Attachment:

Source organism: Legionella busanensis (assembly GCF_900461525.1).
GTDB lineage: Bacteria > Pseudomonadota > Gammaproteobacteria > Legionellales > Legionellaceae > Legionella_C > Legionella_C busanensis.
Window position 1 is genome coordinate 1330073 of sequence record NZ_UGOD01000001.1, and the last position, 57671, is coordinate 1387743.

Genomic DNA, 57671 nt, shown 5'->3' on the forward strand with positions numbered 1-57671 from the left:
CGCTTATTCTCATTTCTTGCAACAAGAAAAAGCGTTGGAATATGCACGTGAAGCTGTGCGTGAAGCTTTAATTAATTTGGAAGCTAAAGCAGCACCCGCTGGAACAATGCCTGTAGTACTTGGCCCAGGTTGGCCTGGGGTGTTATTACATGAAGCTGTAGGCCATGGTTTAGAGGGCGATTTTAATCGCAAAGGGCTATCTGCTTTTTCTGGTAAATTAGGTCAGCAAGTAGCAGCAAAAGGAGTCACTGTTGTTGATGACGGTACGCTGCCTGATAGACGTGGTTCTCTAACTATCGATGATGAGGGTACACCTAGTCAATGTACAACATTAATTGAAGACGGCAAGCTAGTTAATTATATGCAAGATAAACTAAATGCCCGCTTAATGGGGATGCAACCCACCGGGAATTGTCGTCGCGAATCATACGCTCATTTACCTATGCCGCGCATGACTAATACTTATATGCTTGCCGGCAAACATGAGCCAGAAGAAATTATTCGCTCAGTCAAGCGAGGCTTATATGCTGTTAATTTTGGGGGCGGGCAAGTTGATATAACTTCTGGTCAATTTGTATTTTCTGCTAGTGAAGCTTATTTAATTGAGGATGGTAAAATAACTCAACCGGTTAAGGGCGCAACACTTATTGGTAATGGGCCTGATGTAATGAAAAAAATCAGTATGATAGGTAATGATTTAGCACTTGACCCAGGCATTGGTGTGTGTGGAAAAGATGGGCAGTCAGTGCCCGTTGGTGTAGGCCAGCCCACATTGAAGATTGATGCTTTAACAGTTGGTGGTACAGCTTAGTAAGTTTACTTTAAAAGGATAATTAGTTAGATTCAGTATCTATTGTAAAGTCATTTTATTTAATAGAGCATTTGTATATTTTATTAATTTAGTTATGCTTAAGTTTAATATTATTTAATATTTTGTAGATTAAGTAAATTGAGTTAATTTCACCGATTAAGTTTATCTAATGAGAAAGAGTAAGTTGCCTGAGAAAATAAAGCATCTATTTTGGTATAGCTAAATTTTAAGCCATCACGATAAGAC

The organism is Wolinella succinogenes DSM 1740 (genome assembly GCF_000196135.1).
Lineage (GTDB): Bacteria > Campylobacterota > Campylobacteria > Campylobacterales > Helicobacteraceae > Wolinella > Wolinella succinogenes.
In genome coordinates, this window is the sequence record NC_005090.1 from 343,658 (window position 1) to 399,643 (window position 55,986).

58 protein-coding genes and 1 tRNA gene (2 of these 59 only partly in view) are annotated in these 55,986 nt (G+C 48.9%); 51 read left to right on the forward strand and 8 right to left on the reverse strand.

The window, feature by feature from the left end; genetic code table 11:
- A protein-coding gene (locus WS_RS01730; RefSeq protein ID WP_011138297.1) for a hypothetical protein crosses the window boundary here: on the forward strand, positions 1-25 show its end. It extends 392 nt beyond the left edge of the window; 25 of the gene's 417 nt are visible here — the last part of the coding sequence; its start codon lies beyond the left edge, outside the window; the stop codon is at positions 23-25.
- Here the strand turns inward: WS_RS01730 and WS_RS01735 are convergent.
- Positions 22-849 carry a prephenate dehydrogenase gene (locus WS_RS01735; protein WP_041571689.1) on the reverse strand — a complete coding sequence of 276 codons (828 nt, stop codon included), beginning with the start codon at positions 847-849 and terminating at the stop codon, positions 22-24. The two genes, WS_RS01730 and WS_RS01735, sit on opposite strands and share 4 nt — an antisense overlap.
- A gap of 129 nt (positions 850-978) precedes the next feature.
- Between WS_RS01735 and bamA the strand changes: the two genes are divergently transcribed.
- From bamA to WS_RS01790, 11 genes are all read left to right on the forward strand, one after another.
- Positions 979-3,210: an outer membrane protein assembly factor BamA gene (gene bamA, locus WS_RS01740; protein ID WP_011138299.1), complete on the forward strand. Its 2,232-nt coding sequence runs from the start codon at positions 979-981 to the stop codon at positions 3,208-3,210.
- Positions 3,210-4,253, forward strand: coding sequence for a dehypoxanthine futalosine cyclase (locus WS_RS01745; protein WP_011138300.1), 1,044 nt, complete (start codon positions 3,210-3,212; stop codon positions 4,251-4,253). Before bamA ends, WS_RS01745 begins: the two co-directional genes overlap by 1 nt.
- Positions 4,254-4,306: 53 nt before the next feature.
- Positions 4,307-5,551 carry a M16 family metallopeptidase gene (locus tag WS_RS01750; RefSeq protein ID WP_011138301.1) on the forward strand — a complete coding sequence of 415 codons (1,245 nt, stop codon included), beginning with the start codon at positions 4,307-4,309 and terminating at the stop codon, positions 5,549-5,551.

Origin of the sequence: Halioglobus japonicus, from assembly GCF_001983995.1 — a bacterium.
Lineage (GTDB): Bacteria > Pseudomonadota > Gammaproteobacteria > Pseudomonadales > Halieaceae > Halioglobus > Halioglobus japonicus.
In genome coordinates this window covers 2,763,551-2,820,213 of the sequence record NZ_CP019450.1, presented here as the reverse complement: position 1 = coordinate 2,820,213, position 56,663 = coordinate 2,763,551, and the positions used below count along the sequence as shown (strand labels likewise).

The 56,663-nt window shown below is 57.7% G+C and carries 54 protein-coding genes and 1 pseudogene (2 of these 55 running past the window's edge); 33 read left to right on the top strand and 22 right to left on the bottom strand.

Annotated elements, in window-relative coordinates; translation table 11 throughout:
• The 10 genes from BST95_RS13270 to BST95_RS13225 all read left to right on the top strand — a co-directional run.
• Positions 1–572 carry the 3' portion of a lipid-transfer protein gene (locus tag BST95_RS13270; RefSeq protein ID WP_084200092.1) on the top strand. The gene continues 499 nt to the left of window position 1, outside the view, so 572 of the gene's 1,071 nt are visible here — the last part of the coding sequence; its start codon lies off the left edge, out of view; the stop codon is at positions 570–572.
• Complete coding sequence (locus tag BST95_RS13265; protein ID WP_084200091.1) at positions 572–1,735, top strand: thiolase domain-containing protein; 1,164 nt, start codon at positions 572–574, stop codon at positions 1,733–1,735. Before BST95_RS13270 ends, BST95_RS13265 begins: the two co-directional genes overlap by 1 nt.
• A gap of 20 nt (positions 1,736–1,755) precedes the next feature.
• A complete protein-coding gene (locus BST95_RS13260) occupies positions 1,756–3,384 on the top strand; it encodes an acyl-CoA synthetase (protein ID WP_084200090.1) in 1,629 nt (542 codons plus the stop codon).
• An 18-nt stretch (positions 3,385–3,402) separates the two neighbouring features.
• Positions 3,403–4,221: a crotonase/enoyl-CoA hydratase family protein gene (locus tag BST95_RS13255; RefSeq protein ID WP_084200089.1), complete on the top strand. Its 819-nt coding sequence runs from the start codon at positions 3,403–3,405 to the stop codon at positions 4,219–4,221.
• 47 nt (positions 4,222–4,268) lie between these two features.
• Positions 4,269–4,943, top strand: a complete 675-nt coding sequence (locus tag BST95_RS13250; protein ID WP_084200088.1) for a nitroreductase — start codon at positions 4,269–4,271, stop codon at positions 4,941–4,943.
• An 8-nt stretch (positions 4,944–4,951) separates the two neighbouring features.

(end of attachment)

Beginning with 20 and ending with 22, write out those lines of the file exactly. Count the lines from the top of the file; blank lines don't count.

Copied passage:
- Positions 4,307-5,551 carry a M16 family metallopeptidase gene (locus tag WS_RS01750; RefSeq protein ID WP_011138301.1) on the forward strand — a complete coding sequence of 415 codons (1,245 nt, stop codon included), beginning with the start codon at positions 4,307-4,309 and terminating at the stop codon, positions 5,549-5,551.

Origin of the sequence: Halioglobus japonicus, from assembly GCF_001983995.1 — a bacterium.
Lineage (GTDB): Bacteria > Pseudomonadota > Gammaproteobacteria > Pseudomonadales > Halieaceae > Halioglobus > Halioglobus japonicus.